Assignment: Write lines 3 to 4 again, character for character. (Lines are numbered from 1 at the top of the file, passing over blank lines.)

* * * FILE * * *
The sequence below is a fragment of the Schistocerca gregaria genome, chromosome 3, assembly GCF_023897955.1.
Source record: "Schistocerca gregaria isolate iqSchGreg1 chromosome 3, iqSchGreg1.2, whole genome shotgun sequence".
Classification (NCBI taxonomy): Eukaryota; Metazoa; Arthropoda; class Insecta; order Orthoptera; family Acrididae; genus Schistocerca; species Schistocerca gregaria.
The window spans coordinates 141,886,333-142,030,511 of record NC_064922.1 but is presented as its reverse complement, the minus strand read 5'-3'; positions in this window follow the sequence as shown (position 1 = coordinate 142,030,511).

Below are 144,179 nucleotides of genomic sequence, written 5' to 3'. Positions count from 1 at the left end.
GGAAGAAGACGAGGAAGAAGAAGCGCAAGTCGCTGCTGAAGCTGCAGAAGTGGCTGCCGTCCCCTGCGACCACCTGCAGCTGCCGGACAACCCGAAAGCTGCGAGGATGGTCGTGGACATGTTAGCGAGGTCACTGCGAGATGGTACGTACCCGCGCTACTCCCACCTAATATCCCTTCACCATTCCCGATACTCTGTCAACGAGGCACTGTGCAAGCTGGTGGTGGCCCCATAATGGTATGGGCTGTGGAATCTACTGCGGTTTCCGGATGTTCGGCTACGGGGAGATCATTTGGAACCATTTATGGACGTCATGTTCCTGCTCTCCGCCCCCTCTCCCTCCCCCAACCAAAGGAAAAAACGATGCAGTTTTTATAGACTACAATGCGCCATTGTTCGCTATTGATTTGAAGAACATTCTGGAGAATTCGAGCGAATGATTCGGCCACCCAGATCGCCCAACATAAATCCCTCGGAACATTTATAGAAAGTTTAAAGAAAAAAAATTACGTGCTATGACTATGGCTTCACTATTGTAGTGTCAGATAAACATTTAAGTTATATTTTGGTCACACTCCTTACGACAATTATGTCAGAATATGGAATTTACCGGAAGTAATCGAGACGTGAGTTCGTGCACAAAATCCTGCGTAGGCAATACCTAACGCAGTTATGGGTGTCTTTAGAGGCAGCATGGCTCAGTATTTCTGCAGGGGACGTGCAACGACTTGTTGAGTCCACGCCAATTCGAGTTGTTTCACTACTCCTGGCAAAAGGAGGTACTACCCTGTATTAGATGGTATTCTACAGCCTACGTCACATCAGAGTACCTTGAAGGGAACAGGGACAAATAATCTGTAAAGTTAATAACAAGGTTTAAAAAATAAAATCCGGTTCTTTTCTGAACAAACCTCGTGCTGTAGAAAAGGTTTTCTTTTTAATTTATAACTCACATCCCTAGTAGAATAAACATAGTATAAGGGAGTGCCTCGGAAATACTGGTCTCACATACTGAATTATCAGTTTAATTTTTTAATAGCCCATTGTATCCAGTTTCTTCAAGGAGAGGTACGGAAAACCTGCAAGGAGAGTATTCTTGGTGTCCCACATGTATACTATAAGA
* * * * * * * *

Classification (NCBI taxonomy): Eukaryota; Metazoa; Arthropoda; class Insecta; order Orthoptera; family Acrididae; genus Schistocerca; species Schistocerca gregaria.
The window spans coordinates 141,886,333-142,030,511 of record NC_064922.1 but is presented as its reverse complement, the minus strand read 5'-3'; positions in this window follow the sequence as shown (position 1 = coordinate 142,030,511).